The May 31, 1889, flood in western Pennsylvania that devastated the industrial town of Johnstown and nearby communities that were home to 30,000 people left more than 2,200 dead. It was one of 19th-century America’s most famous disasters and arguably its worst.
Human errors of poor land management, deforestation, inadequate dam maintenance, and incompetent engineering combined with record-setting rains to launch this natural disaster, as telegraphed warnings went unheeded until it was too late.
It began a day after Memorial Day when the South Fork Dam, originally built in the 1850s as part of a canal system and used in the 1880s to create a fishing and hunting resort for wealthy Pittsburgh industrialists, failed after days of heavy rainfall, sending a tsunami like wall of water racing toward unprepared communities in the Conemaugh River valley below.
Within the space of 10 minutes, the torrent, sweeping trees, train cars, houses, and human and animal remains before it, had all but obliterated Johnstown, its iron industry, and most of its homes.
This staggering event and its long aftermath of identification, burial, typhoid control, clean-up, and economic recovery attracted national press attention, helping to launch the career of Philadelphia journalist Richard Harding Davis, later a successful globetrotting author.
And it was at Johnstown that Clara Barton, nurse-heroine of the Civil War, proved the capability of her eight-year-old American Red Cross to respond effectively to disasters, working tirelessly with her staff in the devastated town for five full months.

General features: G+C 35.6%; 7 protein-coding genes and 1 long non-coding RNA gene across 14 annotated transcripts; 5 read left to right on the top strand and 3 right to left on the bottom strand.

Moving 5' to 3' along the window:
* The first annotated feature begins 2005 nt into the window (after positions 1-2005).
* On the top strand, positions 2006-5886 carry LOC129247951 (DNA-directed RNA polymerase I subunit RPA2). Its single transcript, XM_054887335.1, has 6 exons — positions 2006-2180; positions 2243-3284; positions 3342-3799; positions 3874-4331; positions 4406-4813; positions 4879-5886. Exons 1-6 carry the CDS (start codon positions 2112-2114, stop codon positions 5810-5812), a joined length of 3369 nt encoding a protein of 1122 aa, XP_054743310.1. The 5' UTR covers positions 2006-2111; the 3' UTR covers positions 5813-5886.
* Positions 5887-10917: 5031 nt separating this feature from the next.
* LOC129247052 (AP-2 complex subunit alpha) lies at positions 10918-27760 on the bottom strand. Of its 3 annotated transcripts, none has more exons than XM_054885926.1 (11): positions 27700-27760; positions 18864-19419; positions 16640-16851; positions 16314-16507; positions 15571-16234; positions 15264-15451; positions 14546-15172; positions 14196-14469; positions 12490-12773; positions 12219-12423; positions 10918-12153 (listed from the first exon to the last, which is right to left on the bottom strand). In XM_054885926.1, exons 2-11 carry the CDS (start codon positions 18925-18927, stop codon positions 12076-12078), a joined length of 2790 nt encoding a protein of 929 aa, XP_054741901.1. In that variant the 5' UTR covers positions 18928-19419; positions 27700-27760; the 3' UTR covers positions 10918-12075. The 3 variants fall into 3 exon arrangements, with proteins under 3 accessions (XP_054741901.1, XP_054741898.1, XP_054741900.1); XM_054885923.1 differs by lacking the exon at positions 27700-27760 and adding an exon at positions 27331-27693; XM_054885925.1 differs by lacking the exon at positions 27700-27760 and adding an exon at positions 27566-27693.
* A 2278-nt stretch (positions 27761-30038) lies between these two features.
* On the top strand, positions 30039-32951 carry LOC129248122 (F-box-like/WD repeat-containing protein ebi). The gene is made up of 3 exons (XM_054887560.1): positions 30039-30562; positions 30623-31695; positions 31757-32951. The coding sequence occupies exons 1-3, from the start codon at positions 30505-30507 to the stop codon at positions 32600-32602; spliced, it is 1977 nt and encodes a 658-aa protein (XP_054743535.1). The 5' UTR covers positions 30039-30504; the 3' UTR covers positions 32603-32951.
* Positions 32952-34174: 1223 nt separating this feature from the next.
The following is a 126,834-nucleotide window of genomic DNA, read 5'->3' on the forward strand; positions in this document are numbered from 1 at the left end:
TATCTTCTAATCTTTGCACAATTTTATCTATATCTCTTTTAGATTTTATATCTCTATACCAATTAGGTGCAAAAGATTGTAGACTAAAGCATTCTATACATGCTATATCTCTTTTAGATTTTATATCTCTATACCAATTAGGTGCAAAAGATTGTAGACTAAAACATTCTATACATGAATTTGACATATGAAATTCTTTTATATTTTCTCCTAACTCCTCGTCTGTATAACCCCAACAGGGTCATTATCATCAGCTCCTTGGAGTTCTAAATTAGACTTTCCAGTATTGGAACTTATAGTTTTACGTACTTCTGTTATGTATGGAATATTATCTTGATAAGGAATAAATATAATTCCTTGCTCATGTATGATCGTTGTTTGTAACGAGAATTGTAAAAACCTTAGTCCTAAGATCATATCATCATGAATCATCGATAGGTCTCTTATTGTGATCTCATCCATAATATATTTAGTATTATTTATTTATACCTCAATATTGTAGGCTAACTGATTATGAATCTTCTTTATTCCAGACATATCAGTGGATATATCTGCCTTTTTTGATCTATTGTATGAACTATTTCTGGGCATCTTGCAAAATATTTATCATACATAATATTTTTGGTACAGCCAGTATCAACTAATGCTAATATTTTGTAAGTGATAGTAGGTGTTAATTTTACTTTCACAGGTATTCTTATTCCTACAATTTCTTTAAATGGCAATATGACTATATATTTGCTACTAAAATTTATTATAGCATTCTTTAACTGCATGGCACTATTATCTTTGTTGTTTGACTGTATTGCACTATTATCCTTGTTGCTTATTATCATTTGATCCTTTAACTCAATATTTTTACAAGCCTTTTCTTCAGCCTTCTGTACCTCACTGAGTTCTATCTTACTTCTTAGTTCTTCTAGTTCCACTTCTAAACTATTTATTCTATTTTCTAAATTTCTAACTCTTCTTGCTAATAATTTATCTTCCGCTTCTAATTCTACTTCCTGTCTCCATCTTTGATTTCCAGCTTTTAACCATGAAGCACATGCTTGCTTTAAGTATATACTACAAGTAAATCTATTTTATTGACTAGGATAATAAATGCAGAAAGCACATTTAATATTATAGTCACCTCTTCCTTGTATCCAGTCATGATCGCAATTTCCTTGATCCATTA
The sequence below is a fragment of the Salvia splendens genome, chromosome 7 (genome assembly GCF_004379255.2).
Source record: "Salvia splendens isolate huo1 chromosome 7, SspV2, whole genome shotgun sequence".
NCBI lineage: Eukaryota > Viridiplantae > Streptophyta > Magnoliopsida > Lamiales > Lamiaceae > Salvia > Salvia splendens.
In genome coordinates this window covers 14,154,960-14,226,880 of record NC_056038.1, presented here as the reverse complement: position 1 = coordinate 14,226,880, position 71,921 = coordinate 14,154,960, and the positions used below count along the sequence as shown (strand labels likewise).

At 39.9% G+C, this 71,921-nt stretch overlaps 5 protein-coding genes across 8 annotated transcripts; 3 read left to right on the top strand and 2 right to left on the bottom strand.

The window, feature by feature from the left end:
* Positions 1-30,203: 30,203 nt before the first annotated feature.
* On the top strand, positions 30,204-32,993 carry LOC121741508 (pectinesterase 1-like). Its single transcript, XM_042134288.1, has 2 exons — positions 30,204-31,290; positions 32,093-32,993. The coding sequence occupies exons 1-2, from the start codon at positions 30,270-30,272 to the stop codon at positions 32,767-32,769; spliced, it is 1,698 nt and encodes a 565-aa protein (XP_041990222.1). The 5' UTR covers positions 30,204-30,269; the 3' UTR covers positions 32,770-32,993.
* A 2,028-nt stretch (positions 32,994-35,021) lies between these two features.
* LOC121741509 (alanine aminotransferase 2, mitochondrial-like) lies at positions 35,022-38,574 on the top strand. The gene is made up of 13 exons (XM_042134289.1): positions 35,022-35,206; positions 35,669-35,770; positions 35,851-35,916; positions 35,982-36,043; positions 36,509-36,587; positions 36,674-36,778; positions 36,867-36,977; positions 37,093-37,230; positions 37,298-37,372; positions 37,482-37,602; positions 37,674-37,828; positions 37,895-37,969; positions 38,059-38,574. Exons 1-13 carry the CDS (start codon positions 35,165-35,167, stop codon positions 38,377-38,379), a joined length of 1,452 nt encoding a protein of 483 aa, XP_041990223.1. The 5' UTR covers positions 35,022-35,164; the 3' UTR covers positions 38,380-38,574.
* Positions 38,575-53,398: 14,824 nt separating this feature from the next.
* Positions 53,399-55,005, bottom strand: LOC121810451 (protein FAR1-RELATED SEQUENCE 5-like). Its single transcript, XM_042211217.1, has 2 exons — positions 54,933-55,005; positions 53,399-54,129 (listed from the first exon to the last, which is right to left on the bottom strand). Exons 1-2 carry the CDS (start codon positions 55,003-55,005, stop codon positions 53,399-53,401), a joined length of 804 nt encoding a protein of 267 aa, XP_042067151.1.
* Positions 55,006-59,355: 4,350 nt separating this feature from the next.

Governments, communities, and individuals across the United States donated almost $4 million to the recovery effort, while poet Walt Whitman honored the dead in verse.
Some critics, including surviving victims of the flood, blamed the disaster on the careless selfishness of members of the South Fork Fishing and Hunting Club whose dam had given way. Members of this exclusive men’s club included titans of American industry, among them Andrew Carnegie and his lieutenant, Henry Clay Frick, and members of the Mellon family.
None of several lawsuits seeking damages for criminal negligence in the deaths, injuries, and monetary losses was successful. However, the Johnstown incident seemed to bolster evidence of indifference by the wealthy and powerful in America’s late Gilded Age. Combined with ongoing labor union agitation, this view compounded many Americans’ sense of growing national inequality and resentment.
The city of Johnstown was soon rebuilt. In 1977, after nine hours of hard rain, a 15-foot wall of water roared through the city, washing away a significant section of Johnstown and killing 76. It was a deadly and ironic coda to one of the nation’s most storied disasters.